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(NBC News)   Long oppressed Kurds get taste of freedom. No whey   (worldnews.nbcnews.com) divider line 8
    More: Interesting, Kurds, Kurdistan Workers' Party, Iraqi Kurdistan, Baath party, language education, Kurdish, Zawiya, cultural identity  
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3566 clicks; posted to Main » on 30 Oct 2012 at 2:45 AM (2 years ago)   |  Favorite    |   share:  Share on Twitter share via Email Share on Facebook   more»



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2012-10-30 03:19:09 AM  
3 votes:

simplicimus: Spread out between parts of Iraq, Syria, Iran and Turkey

And so it begins.


upload.wikimedia.org

Yup. These areas are strongly delineated from Persian/Arab populations outside. They often don't self-identify with their host nation and the nation they're within the borders of may have little government presence inside a Kurdish region. Then again, it's not like the Iraqi government has a lot of presence much of anywhere within Iraq.

They may not care where the border is, either. Might not even know. "It's all Kurdistan here".

The thing to note about the map about is the Kurdish areas of each nation are CONTIGUOUS. As such, it seems simple and practical to many that it should be a nation. A no-brainer. But that's so realistic that all these nations take it as a realistic threat- they'd lose territory, influence, economic interests if the area were to secede.

As such, merely using the name "Kurdistan" is inflammatory language, in some places.

Also, if say Turkey and Iraq let them secede, and Iran and Syria said no, well, a war is inevitable. And that war could not end with simply defeating the Kurdish forces in that country, nothing would change, the incorporated areas of Kurdistan would simply send more troops at a later date. This would ONLY end with either the destruction of Kurdistan as a nation and annexation by someone else, or the utter genocide of Kurds within the country that won't let them secede.

Genocide and basically driving people out is rarely pointlessly "mean". If Syria for example doesn't want to lose their northeast horn simply because Kurds want to take that part of the nation with them based on the claim that they live there, well, if you drive them out, then they don't live there anymore and their claim ends.
2012-10-30 03:01:29 AM  
2 votes:

Richard Saunders: I still have a problem with how the U.S. (my much beloved country) has encouraged the Kurds to rebel yet whenever they have, we seemingly abandon them. Is my perception inaccurate?


From my 40 year perspective, if we arm and train some downtrodden population we catch righteous shiat for it. If we don't, we catch righteous shiat for it. If we skip the arming and training, and just do the fighting ourselves, we catch righteous shiat for it. There will always be some large segment of some interest group which considers the U.S. satan, no matter what happens.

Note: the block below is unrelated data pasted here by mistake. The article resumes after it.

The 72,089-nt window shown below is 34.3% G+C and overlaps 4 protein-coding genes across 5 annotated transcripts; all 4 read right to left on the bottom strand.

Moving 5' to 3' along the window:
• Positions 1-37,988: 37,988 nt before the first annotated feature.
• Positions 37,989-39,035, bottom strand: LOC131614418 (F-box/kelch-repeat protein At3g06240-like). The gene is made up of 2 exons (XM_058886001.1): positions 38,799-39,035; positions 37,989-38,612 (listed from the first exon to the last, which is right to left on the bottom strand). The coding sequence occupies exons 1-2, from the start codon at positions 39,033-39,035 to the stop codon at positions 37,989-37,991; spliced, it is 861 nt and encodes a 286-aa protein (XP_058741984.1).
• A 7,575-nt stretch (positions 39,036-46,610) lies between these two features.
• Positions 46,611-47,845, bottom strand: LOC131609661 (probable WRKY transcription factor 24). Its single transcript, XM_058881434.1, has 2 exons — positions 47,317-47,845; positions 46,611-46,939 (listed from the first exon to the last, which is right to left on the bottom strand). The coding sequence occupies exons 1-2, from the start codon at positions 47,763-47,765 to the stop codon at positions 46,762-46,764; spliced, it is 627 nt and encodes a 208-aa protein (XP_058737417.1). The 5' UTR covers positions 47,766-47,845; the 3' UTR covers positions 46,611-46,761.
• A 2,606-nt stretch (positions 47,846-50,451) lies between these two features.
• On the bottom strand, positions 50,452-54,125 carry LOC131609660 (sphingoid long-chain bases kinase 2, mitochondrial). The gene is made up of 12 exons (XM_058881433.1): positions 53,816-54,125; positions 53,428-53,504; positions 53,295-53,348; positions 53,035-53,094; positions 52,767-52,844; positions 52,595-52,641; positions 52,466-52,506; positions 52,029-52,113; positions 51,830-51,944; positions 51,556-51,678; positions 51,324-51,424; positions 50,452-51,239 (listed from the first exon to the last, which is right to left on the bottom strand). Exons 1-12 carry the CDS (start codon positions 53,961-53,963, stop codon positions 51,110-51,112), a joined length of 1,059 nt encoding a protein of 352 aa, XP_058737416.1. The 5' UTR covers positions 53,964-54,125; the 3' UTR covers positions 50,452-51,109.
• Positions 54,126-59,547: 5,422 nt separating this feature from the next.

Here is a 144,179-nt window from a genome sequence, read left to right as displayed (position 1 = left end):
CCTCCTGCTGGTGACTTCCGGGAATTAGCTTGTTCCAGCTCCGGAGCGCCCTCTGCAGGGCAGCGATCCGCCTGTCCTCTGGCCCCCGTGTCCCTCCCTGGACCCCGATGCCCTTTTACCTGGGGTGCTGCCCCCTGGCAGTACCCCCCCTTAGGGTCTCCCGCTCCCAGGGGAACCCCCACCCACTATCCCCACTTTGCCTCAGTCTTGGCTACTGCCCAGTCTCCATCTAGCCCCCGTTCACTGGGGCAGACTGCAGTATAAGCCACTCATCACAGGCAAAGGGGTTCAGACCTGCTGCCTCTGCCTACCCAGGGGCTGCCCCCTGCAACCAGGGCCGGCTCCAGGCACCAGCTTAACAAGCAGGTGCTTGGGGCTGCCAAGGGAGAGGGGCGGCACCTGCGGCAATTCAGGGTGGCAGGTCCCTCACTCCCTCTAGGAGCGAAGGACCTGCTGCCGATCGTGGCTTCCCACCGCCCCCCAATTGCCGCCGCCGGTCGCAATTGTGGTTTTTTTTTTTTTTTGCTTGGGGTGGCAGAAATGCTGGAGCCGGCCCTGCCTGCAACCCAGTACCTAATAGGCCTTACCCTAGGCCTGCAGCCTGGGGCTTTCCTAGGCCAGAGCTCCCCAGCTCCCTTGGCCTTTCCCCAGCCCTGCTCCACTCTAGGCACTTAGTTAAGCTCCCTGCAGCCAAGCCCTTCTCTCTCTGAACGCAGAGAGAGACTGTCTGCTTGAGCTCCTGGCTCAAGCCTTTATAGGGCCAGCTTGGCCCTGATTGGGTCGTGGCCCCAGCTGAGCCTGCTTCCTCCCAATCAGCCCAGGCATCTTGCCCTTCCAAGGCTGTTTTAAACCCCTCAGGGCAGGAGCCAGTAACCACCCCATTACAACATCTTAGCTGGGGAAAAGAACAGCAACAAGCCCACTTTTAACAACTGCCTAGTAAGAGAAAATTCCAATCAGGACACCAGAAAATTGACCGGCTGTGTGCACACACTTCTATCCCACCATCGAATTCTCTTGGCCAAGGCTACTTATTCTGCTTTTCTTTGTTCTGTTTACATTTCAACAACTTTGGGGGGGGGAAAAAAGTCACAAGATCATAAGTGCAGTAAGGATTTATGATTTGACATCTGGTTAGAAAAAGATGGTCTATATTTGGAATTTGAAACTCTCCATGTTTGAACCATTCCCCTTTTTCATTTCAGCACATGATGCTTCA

2012-10-29 10:53:15 PM  
2 votes:
I still have a problem with how the U.S. (my much beloved country) has encouraged the Kurds to rebel yet whenever they have, we seemingly abandon them. Is my perception inaccurate?

Now, there's some smartass Farkers 'round here. There's also some very smart and informed Farkers.

I can deal with the former, would prefer to hear from, look forward to learning from the latter. 

/not the brightest crayon in the knife drawer
//not the dumbest either
///i truly do not like being ignorant
2012-10-30 06:58:46 AM  
1 votes:

AverageAmericanGuy: Sudo_Make_Me_A_Sandwich: AverageAmericanGuy: Maybe if these Middle Eastern cultures could realize that clan membership is worthless and oppression of each other benefits neither. We don't need another Israel-style oppressed and agitated minority. Much better would be to have these Kurds integrate into the countries they have citizenship and for those countries to provide them the full rights and privileges of citizens.


Oh yeah, it's totally just a Middle Eastern thing.

s10.postimage.org

s11.postimage.org

That, or you're a bit racist.
2012-10-30 03:34:44 AM  
1 votes:

AverageAmericanGuy: Maybe if these Middle Eastern cultures could realize that clan membership is worthless and oppression of each other benefits neither. We don't need another Israel-style oppressed and agitated minority. Much better would be to have these Kurds integrate into the countries they have citizenship and for those countries to provide them the full rights and privileges of citizens.


There are deep cultural divides between the Kurds and their largely Arab and Persian neighbors. Much of the time, the Kurds don't even speak the same language, preferring to speak Kurdish. Are you saying their should give up their language for the privilege of integrating into the dominant culture? Or are you the person that's going to go around and convince Iraq, Turkey, Syria, and Iran to adopt more Canadian-style bilingual governments for the benefit of the Kurds?
2012-10-30 02:59:26 AM  
1 votes:

Richard Saunders: I still have a problem with how the U.S. (my much beloved country) has encouraged the Kurds to rebel yet whenever they have, we seemingly abandon them. Is my perception inaccurate?


Kurds are like any other minority - we only care about them when we need to in order to advance US interests. Remember the PKK is a terrorist group because they fight for power in Turkey while the PJAK is a group of freedom fighters because they fight for power in Iran.

The US has no real interest in the Kurds outside of what they can do for us.
2012-10-30 02:47:24 AM  
1 votes:
Turkey isn't going to like this one bit.
2012-10-29 08:53:26 PM  
1 votes:
Spread out between parts of Iraq, Syria, Iran and Turkey

And so it begins.
 
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